A close look at this crucial yet misunderstood movement in diagnostic imaging
Editor’s Note: At RSNA 2017, Carestream will feature health imaging and IT solutions that support the industry’s transition to Patient-Centered Care. To set the stage, we are publishing a three-part blog on this timely topic. This post is Part One of that series. Watch Everything Rad for Part Two, Patient-Centered Care and the Radiologist; and Part Three, Patient-Centered Care and the Technologist.
Understanding True Patient-Centered Care in Radiology
“A good physician treats the disease. The great physician treats the patient who has the disease.” – Sir William Osler, M.D. July 12, 1849 – December 29, 1919; Co-founder of John Hopkins Hospital
You can hardly have a conversation about the state of healthcare today without hearing the term “Patient-Centered Care.” But while thousands in the medical field are talking about it – and have been for some time – how many of us fully understand this concept?
According to a study group led by Dr. Andrew Rosenkrantz of the NYU Langone Medical Center, “…concern has been raised over the confusion about the true meaning of ‘patient-centered’ and its misapplication to a wide range of initiatives that, though potentially improving quality or the patient experience, do not truly constitute patient-centered care.”1
Everything Rad explores the meaning of patient-centered care in our 3-part blog series.
Learn how diagnostic imaging solutions positively impact patient care
The energy behind RSNA 2017 is focused on motivating attendees to “Explore, Invent and Transform” through innovation as a means of creating positive impact on patient care.
Carestream Health will exhibit at RSNA17
Our team is in synch with that goal. We are developing and deploying new technologies that address the needs of medical imaging providers in a broad range of healthcare facilities.
While attending the RSNA conference, we invite you to visit our booth (#6713) to see how we can help your organization enhance patient care by helping improve access and precision, and decreasing costs along the patient care pathway. Continue reading
Making headlines: patient portals and radiologists have a role in patient centered care
Diagnostic Reading summarizes the week’s top news in health IT and radiology.
This week’s articles include: the importance of patient engagement and successful use of online tools; predicting no shows in radiology; radiologists and their part in effective physician-patient communication; what it takes to succeed in cybersecurity; and radiologists’ important role in a new Alzheimer’s treatment study.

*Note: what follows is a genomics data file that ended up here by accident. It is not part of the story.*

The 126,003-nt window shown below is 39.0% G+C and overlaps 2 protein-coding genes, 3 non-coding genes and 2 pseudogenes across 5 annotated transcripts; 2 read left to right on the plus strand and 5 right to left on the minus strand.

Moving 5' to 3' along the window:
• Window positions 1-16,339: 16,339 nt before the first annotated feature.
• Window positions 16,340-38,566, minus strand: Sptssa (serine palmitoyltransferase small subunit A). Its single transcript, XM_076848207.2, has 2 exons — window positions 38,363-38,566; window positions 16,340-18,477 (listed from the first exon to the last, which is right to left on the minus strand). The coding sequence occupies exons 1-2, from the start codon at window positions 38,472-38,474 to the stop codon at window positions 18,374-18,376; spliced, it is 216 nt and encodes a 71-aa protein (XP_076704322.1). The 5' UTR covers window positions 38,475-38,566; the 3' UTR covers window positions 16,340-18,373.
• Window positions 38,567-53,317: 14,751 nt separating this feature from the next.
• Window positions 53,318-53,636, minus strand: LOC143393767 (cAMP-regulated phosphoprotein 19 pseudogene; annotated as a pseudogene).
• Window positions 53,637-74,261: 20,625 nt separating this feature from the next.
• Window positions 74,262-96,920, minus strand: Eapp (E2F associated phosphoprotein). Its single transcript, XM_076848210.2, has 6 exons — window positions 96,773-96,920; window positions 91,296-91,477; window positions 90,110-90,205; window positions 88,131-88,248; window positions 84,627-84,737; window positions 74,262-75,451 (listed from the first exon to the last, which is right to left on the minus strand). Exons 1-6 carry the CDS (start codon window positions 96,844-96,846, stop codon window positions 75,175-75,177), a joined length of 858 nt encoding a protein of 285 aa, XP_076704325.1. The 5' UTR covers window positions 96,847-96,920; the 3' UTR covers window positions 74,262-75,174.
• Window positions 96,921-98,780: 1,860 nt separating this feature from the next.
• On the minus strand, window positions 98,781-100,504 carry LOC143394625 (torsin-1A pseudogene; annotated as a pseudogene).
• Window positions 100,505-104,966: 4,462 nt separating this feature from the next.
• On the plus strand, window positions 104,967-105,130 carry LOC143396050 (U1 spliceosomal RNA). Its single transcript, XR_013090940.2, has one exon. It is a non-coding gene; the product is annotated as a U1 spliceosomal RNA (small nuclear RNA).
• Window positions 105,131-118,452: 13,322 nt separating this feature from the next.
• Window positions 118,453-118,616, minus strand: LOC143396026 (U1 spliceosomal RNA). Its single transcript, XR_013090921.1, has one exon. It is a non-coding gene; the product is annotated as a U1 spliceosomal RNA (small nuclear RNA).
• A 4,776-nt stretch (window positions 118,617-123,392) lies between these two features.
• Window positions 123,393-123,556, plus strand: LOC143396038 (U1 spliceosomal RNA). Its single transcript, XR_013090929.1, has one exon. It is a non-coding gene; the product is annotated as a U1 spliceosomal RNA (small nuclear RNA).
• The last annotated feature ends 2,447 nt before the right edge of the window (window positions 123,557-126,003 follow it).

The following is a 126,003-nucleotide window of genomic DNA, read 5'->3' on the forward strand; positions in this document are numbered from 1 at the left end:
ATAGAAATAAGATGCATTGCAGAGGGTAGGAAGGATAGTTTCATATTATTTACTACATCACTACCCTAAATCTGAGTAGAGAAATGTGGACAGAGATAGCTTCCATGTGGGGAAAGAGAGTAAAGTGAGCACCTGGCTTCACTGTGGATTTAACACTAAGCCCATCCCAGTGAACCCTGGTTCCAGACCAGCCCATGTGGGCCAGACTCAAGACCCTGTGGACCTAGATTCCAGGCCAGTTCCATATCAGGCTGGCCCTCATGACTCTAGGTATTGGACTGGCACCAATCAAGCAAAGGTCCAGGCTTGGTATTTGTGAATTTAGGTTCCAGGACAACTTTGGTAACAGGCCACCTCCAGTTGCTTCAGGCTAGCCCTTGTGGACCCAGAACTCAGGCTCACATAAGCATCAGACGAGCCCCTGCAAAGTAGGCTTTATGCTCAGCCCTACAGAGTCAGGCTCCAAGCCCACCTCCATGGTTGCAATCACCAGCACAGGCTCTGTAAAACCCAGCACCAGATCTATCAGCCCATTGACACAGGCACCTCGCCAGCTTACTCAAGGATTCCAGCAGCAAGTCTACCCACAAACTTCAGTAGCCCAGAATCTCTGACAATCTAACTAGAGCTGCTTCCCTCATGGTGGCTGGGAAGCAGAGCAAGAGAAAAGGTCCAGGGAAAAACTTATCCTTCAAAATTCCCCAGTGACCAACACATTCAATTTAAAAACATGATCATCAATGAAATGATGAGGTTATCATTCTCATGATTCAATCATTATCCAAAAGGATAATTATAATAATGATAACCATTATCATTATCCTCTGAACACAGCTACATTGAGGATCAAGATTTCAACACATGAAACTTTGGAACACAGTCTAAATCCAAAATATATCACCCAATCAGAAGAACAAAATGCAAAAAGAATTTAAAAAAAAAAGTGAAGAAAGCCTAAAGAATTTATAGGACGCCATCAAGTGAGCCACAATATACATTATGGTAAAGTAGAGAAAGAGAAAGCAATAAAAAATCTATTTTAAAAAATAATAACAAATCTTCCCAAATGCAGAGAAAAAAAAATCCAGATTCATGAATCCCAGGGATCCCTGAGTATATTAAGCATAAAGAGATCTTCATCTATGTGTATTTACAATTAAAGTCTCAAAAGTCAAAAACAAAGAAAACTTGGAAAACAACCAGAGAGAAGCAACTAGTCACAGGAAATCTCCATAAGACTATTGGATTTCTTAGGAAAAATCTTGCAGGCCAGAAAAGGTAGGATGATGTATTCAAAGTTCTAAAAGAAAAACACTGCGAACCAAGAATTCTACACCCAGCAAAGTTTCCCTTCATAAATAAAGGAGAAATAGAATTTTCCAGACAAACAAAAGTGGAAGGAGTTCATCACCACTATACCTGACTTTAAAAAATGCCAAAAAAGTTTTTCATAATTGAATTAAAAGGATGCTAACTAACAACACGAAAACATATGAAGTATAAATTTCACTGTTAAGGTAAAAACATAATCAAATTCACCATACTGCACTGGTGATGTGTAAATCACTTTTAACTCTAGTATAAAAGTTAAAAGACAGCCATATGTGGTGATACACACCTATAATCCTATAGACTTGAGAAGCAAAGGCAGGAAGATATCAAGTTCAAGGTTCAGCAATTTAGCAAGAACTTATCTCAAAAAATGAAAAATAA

What functionalities should patient portal tools have to succeed? – HIT Consultant.net
Although most hospitals experience dismal usage of patient portals—due to lack of both EHR interoperability and patient-desired features—the growth of other engagement solutions such as remote patient monitoring has transformed healthcare for many people. Patient engagement, once considered a lower priority in healthcare IT, is increasing in importance. Consequently, our population’s comfort with online tools will likely increase patient portal usage more once robust features/functionalities, easy usability, and effective promotion become the norm. Continue reading
Medical imaging and radiologic technologists remain frontrunners in changing healthcare paradigm
Rad techs are frontrunners in changing healthcare paradigm
The evolution and integration of clinical informatics platforms and applications in radiology departments is happening faster than we realize. It is imperative for Radiologic Technologists (RTs) to fully understand the impact and significance of the emerging health information technologies being used in medical imaging in order to provide quality patient-centered care and have greater insight into the bigger picture of healthcare’s future.
Digital imaging, alongside electronic health records (EHRs), has been at the forefront for some time. Also, the role of imaging informatics in radiology departments has proven beneficial in the care of the patient. Radiologic Technologists utilize very technical equipment to produce medical images and clinical informatics platforms and/or applications to serve and care for patients. RTs continuing adoption of technology adds to their continued relevance in the healthcare system. Continue reading
In the news this week: articles for radiologists new to the profession as well as seasoned HIT professionals
This week’s articles include: radiation is not the only risk for pediatric patients; AI learns to predict schizophrenia from MRI brain scan; role of healthcare data governance in big data analytics; tips on how to select the right EHR replacement vendor and system; and Radiology Nation provides tools for radiologists in training.
Radiation not the only risk to consider when imaging pediatric patients – Radiology Business